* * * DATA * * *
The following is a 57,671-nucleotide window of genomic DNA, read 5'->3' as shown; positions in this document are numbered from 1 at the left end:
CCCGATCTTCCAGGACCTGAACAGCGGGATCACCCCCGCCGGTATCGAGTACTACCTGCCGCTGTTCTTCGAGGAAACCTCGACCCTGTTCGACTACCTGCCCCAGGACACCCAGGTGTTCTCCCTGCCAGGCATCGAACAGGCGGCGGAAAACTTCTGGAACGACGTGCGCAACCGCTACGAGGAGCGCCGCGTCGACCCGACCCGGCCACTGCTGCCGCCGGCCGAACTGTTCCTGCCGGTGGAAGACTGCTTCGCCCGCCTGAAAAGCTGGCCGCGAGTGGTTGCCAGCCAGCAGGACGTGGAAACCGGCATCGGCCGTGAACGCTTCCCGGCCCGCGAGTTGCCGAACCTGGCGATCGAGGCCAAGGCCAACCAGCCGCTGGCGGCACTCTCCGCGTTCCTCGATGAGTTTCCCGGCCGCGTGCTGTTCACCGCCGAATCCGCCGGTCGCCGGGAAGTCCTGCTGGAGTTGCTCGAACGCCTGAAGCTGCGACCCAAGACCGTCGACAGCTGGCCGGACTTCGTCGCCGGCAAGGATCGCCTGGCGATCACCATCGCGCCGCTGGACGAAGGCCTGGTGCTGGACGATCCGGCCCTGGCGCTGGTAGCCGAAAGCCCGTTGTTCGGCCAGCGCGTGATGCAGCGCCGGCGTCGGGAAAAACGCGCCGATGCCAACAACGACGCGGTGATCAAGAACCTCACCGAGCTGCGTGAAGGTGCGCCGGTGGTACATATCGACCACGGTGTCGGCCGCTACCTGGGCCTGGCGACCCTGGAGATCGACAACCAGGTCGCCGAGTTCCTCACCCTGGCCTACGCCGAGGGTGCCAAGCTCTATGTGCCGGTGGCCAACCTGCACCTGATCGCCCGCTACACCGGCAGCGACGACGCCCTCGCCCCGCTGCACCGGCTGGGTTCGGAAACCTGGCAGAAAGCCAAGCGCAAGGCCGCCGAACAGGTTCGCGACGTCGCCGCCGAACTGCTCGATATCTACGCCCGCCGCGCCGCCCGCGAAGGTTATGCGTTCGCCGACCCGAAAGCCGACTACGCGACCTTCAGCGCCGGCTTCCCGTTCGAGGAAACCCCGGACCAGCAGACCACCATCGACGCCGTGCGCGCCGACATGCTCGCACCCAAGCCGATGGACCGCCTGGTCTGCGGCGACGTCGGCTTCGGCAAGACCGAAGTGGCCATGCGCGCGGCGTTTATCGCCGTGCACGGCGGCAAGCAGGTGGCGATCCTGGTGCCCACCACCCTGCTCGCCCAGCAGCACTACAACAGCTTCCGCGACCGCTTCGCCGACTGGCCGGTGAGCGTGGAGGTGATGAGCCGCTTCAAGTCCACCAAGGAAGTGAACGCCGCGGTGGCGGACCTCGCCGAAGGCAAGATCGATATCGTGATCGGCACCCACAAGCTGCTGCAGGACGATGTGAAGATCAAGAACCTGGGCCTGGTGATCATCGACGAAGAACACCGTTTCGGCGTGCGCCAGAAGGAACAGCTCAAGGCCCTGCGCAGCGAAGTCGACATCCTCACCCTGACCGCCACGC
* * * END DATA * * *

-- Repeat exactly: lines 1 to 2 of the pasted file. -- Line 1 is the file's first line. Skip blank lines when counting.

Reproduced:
The following is a 57,671-nucleotide window of genomic DNA, read 5'->3' as shown; positions in this document are numbered from 1 at the left end:
CCCGATCTTCCAGGACCTGAACAGCGGGATCACCCCCGCCGGTATCGAGTACTACCTGCCGCTGTTCTTCGAGGAAACCTCGACCCTGTTCGACTACCTGCCCCAGGACACCCAGGTGTTCTCCCTGCCAGGCATCGAACAGGCGGCGGAAAACTTCTGGAACGACGTGCGCAACCGCTACGAGGAGCGCCGCGTCGACCCGACCCGGCCACTGCTGCCGCCGGCCGAACTGTTCCTGCCGGTGGAAGACTGCTTCGCCCGCCTGAAAAGCTGGCCGCGAGTGGTTGCCAGCCAGCAGGACGTGGAAACCGGCATCGGCCGTGAACGCTTCCCGGCCCGCGAGTTGCCGAACCTGGCGATCGAGGCCAAGGCCAACCAGCCGCTGGCGGCACTCTCCGCGTTCCTCGATGAGTTTCCCGGCCGCGTGCTGTTCACCGCCGAATCCGCCGGTCGCCGGGAAGTCCTGCTGGAGTTGCTCGAACGCCTGAAGCTGCGACCCAAGACCGTCGACAGCTGGCCGGACTTCGTCGCCGGCAAGGATCGCCTGGCGATCACCATCGCGCCGCTGGACGAAGGCCTGGTGCTGGACGATCCGGCCCTGGCGCTGGTAGCCGAAAGCCCGTTGTTCGGCCAGCGCGTGATGCAGCGCCGGCGTCGGGAAAAACGCGCCGATGCCAACAACGACGCGGTGATCAAGAACCTCACCGAGCTGCGTGAAGGTGCGCCGGTGGTACATATCGACCACGGTGTCGGCCGCTACCTGGGCCTGGCGACCCTGGAGATCGACAACCAGGTCGCCGAGTTCCTCACCCTGGCCTACGCCGAGGGTGCCAAGCTCTATGTGCCGGTGGCCAACCTGCACCTGATCGCCCGCTACACCGGCAGCGACGACGCCCTCGCCCCGCTGCACCGGCTGGGTTCGGAAACCTGGCAGAAAGCCAAGCGCAAGGCCGCCGAACAGGTTCGCGACGTCGCCGCCGAACTGCTCGATATCTACGCCCGCCGCGCCGCCCGCGAAGGTTATGCGTTCGCCGACCCGAAAGCCGACTACGCGACCTTCAGCGCCGGCTTCCCGTTCGAGGAAACCCCGGACCAGCAGACCACCATCGACGCCGTGCGCGCCGACATGCTCGCACCCAAGCCGATGGACCGCCTGGTCTGCGGCGACGTCGGCTTCGGCAAGACCGAAGTGGCCATGCGCGCGGCGTTTATCGCCGTGCACGGCGGCAAGCAGGTGGCGATCCTGGTGCCCACCACCCTGCTCGCCCAGCAGCACTACAACAGCTTCCGCGACCGCTTCGCCGACTGGCCGGTGAGCGTGGAGGTGATGAGCCGCTTCAAGTCCACCAAGGAAGTGAACGCCGCGGTGGCGGACCTCGCCGAAGGCAAGATCGATATCGTGATCGGCACCCACAAGCTGCTGCAGGACGATGTGAAGATCAAGAACCTGGGCCTGGTGATCATCGACGAAGAACACCGTTTCGGCGTGCGCCAGAAGGAACAGCTCAAGGCCCTGCGCAGCGAAGTCGACATCCTCACCCTGACCGCCACGC